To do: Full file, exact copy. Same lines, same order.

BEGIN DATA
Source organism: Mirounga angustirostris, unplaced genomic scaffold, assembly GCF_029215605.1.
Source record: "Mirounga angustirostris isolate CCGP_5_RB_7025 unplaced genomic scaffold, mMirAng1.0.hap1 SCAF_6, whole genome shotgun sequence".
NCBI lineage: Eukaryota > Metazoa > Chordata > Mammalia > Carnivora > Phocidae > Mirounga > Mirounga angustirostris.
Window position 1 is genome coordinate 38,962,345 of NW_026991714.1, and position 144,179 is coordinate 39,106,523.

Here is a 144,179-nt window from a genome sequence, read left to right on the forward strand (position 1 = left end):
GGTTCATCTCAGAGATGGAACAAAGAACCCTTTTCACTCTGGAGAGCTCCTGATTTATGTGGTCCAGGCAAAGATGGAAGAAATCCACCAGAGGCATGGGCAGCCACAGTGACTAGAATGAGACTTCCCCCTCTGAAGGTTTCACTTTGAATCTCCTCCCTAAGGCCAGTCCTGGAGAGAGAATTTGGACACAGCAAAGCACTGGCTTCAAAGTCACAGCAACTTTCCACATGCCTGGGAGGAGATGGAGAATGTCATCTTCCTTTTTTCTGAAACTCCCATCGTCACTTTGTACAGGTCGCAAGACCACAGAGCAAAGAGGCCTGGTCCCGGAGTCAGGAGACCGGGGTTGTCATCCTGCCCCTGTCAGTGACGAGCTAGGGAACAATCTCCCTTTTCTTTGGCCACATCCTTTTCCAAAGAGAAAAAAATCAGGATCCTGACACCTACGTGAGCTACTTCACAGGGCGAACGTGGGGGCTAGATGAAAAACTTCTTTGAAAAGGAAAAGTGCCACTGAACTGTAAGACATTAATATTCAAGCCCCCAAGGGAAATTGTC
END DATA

Source organism: Mirounga angustirostris, unplaced genomic scaffold, assembly GCF_029215605.1.
Source record: "Mirounga angustirostris isolate CCGP_5_RB_7025 unplaced genomic scaffold, mMirAng1.0.hap1 SCAF_6, whole genome shotgun sequence".
NCBI lineage: Eukaryota > Metazoa > Chordata > Mammalia > Carnivora > Phocidae > Mirounga > Mirounga angustirostris.
Window position 1 is genome coordinate 38,962,345 of NW_026991714.1, and position 144,179 is coordinate 39,106,523.

Here is a 144,179-nt window from a genome sequence, read left to right on the forward strand (position 1 = left end):
GGTTCATCTCAGAGATGGAACAAAGAACCCTTTTCACTCTGGAGAGCTCCTGATTTATGTGGTCCAGGCAAAGATGGAAGAAATCCACCAGAGGCATGGGCAGCCACAGTGACTAGAATGAGACTTCCCCCTCTGAAGGTTTCACTTTGAATCTCCTCCCTAAGGCCAGTCCTGGAGAGAGAATTTGGACACAGCAAAGCACTGGCTTCAAAGTCACAGCAACTTTCCACATGCCTGGGAGGAGATGGAGAATGTCATCTTCCTTTTTTCTGAAACTCCCATCGTCACTTTGTACAGGTCGCAAGACCACAGAGCAAAGAGGCCTGGTCCCGGAGTCAGGAGACCGGGGTTGTCATCCTGCCCCTGTCAGTGACGAGCTAGGGAACAATCTCCCTTTTCTTTGGCCACATCCTTTTCCAAAGAGAAAAAAATCAGGATCCTGACACCTACGTGAGCTACTTCACAGGGCGAACGTGGGGGCTAGATGAAAAACTTCTTTGAAAAGGAAAAGTGCCACTGAACTGTAAGACATTAATATTCAAGCCCCCAAGGGAAATTGTC